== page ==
In reviewing a motion to dismiss under Rule 12(b)(6) for failure to state a claim, the Court must “accept as true all of the factual allegations contained in the complaint.” Erikson v. Pardus, 551 U.S. 89, 93 (2007). The Court must also “draw[ ] all reasonable factual inferences from those facts in the plaintiff's favor.” Edwards v. City of Goldsboro, 178 F.3d 231, 244 (4th Cir. 1999). However, statements of bare legal conclusions “are not entitled to the assumption of truth” and are insufficient to state a claim. Ashcroft v. Iqbal, 556 U.S. 662, 679 (2009). Furthermore, the Court need not “accept as true unwarranted inferences, unreasonable conclusions, or arguments.” E. Shore Mkts., v. J.D. Assocs. Ltd. P'ship, 213 F.3d 175, 180 (4th Cir. 2000). “Threadbare recitals of the elements of a cause of action, supported by mere conclusory statements, do not suffice… [because courts] ‘are not bound to accept as true a legal conclusion couched as a factual allegation.'” Iqbal, 556 U.S. at 678 (quoting Atlantic Corp. v. Twombly, 550 U.S. 544, 555 (2007)).

         To survive a motion to dismiss, “a complaint must contain sufficient factual matter, accepted as true, ‘to state a claim to relief that is plausible on its face.'” Iqbal, 556 U.S. at 678 (quoting Twombly, 550 U.S. at 570.) In other words, this “plausibility standard requires a plaintiff to demonstrate more than ‘a sheer possibility that a defendant has acted unlawfully.'” Francis v. Giacomelli, 588 F.3d 186, 193 (4th Cir. 2009) (quoting Twombly, 550 U.S. at 570.) In the complaint, a plaintiff must “articulate facts, when accepted as true, that ‘show' that the plaintiff has stated a claim entitling him to relief.” Francis, 588 F.3d at 193 (quoting Twombly, 550 U.S. at 557.) “Determining whether a complaint states [on its face] a plausible claim for relief [which can survive a motion to dismiss] will ... be a context-specific task that requires the reviewing court to draw on its judicial experience and common sense.” Iqbal, 556 U.S. at 679.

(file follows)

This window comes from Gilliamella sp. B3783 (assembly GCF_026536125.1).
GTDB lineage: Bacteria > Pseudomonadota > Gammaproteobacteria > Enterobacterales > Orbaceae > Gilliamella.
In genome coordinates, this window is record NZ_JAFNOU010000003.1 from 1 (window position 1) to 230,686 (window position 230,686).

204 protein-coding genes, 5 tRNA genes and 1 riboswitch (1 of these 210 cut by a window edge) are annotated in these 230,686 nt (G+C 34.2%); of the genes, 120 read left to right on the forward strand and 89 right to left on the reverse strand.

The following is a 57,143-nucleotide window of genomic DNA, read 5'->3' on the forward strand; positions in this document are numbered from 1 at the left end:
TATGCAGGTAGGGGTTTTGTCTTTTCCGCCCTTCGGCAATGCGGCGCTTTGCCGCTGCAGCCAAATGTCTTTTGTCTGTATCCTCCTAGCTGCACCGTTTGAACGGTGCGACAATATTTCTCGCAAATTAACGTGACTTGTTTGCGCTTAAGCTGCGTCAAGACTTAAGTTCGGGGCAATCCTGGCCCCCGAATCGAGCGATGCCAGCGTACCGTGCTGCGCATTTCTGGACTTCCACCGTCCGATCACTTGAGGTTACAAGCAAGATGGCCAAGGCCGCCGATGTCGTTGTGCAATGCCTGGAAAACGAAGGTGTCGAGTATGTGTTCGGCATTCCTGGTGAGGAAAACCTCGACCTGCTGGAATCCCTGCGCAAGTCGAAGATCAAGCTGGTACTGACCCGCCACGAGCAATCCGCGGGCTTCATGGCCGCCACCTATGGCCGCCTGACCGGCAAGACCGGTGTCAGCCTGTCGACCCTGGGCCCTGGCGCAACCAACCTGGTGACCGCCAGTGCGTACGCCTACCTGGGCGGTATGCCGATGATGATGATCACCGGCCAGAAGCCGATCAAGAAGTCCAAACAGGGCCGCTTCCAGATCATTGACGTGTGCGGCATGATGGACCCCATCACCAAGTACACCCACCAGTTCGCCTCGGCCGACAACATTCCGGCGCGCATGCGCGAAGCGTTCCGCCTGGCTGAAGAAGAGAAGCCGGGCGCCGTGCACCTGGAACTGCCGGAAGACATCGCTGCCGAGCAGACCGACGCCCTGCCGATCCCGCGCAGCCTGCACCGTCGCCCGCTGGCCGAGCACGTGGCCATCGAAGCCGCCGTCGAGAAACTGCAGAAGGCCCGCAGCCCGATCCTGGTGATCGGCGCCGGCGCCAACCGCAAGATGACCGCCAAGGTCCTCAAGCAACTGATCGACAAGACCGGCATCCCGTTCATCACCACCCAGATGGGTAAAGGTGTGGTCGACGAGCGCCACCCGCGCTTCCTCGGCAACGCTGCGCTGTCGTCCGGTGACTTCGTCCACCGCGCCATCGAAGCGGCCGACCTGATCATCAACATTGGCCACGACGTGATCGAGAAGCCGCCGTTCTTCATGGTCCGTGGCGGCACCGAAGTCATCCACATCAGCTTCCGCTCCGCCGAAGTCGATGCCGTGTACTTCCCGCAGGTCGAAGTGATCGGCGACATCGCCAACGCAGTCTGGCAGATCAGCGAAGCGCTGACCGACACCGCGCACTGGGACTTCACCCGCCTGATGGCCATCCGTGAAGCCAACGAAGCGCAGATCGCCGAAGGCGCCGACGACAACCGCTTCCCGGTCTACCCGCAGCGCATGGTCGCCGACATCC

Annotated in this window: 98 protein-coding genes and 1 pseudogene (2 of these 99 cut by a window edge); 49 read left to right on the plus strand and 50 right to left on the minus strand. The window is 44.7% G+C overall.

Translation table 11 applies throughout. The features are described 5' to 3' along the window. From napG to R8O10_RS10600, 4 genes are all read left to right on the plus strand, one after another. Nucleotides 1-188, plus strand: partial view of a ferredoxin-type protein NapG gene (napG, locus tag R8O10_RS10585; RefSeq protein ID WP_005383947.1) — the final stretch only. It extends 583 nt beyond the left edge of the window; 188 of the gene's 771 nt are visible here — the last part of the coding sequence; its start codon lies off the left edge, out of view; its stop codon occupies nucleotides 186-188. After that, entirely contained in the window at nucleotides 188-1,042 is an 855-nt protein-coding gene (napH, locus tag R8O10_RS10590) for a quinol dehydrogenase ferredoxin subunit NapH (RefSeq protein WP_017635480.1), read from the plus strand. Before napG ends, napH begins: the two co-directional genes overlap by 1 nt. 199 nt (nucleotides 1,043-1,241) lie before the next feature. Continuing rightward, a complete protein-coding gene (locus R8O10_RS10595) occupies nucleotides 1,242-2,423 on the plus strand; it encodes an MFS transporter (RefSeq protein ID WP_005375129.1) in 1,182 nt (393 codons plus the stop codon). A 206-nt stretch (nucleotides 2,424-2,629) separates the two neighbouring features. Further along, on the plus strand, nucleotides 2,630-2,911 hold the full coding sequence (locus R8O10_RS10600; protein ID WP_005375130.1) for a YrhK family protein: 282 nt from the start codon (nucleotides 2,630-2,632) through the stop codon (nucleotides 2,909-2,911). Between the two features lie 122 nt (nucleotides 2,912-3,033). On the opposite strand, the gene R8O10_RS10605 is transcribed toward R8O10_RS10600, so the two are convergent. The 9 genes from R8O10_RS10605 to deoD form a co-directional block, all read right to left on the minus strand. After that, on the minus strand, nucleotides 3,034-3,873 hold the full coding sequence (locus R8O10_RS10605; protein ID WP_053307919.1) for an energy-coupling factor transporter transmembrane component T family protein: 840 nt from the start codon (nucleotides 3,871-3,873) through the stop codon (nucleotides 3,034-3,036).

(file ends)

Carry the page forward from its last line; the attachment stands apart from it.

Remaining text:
DISCUSSION

         The Defendants argue that the Plaintiff's complaint should fail in its entirety. The Defendants assert that each claim of the Plaintiff's complaint is based on the existence of an alleged contract between the Plaintiff and the Defendants, and that the Plaintiff has failed to allege that such a contract was formed. Because the Plaintiff has failed to sufficiently allege that a contract was formed, the Defendants assert that the entire complaint should be dismissed. Moreover, regardless of the existence of a contract between the Plaintiff and Affliction, the Defendants argue that the Plaintiff's amended complaint should be dismissed because he does not have standing to bring suit as an individual or doing business as Afflicted of WV LLC. The Defendants contend that Mr. Young does not have standing individually because any harm that did arise from the alleged breach of contract would have been an injury suffered by the business entity rather than Mr. Young. The Defendants further claim that Afflicted of WV LLC does not have standing as a business entity because it was administratively terminated by the West Virginia Secretary of State, thereby eliminating its ability to bring suit. The Plaintiff did not address the standing argument in his response in opposition to the motion to dismiss.

         The Court finds Mr. Young does not have standing to sue, under these facts, in his individual capacity. The Supreme Court of the United States has established a three-part test used to determine whether a party has standing to sue: (1) the plaintiff must have suffered “an injury in fact” which is “concrete and particularized” and “actual or imminent, not conjectural or hypothetical;” (2) there must be a “causal connection” between the plaintiff's injury and the conduct alleged in the complaint; and (3) it must be “likely, as ...